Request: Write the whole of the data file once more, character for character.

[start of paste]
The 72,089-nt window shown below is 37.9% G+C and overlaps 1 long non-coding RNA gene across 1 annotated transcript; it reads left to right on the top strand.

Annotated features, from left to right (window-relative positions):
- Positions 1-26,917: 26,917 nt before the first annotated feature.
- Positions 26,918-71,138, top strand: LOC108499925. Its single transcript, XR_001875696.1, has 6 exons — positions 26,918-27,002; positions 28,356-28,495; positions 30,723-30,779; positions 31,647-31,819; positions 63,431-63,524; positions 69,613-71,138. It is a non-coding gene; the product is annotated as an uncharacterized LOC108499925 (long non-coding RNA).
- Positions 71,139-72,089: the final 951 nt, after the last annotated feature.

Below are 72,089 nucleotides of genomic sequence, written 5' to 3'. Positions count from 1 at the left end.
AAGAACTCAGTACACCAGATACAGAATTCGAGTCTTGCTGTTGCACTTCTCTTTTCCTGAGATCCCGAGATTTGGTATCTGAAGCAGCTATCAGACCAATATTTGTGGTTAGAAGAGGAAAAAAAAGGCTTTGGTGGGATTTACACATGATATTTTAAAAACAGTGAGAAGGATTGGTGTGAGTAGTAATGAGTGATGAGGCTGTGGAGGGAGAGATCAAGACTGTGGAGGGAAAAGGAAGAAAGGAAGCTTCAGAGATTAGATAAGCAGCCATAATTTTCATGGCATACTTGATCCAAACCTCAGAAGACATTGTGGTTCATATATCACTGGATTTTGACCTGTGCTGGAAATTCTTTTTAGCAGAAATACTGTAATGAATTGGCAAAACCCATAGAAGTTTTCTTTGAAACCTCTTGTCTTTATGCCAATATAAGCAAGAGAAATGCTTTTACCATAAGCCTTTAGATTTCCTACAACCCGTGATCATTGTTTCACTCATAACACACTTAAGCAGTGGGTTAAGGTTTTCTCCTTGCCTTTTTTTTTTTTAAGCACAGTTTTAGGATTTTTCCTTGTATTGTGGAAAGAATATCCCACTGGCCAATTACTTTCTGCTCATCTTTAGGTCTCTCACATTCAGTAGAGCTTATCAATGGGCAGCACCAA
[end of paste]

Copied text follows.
The 72,089-nt window shown below is 37.9% G+C and overlaps 1 long non-coding RNA gene across 1 annotated transcript; it reads left to right on the top strand.

Annotated features, from left to right (window-relative positions):
- Positions 1-26,917: 26,917 nt before the first annotated feature.
- Positions 26,918-71,138, top strand: LOC108499925. Its single transcript, XR_001875696.1, has 6 exons — positions 26,918-27,002; positions 28,356-28,495; positions 30,723-30,779; positions 31,647-31,819; positions 63,431-63,524; positions 69,613-71,138. It is a non-coding gene; the product is annotated as an uncharacterized LOC108499925 (long non-coding RNA).
- Positions 71,139-72,089: the final 951 nt, after the last annotated feature.

Below are 72,089 nucleotides of genomic sequence, written 5' to 3'. Positions count from 1 at the left end.
AAGAACTCAGTACACCAGATACAGAATTCGAGTCTTGCTGTTGCACTTCTCTTTTCCTGAGATCCCGAGATTTGGTATCTGAAGCAGCTATCAGACCAATATTTGTGGTTAGAAGAGGAAAAAAAAGGCTTTGGTGGGATTTACACATGATATTTTAAAAACAGTGAGAAGGATTGGTGTGAGTAGTAATGAGTGATGAGGCTGTGGAGGGAGAGATCAAGACTGTGGAGGGAAAAGGAAGAAAGGAAGCTTCAGAGATTAGATAAGCAGCCATAATTTTCATGGCATACTTGATCCAAACCTCAGAAGACATTGTGGTTCATATATCACTGGATTTTGACCTGTGCTGGAAATTCTTTTTAGCAGAAATACTGTAATGAATTGGCAAAACCCATAGAAGTTTTCTTTGAAACCTCTTGTCTTTATGCCAATATAAGCAAGAGAAATGCTTTTACCATAAGCCTTTAGATTTCCTACAACCCGTGATCATTGTTTCACTCATAACACACTTAAGCAGTGGGTTAAGGTTTTCTCCTTGCCTTTTTTTTTTTTAAGCACAGTTTTAGGATTTTTCCTTGTATTGTGGAAAGAATATCCCACTGGCCAATTACTTTCTGCTCATCTTTAGGTCTCTCACATTCAGTAGAGCTTATCAATGGGCAGCACCAA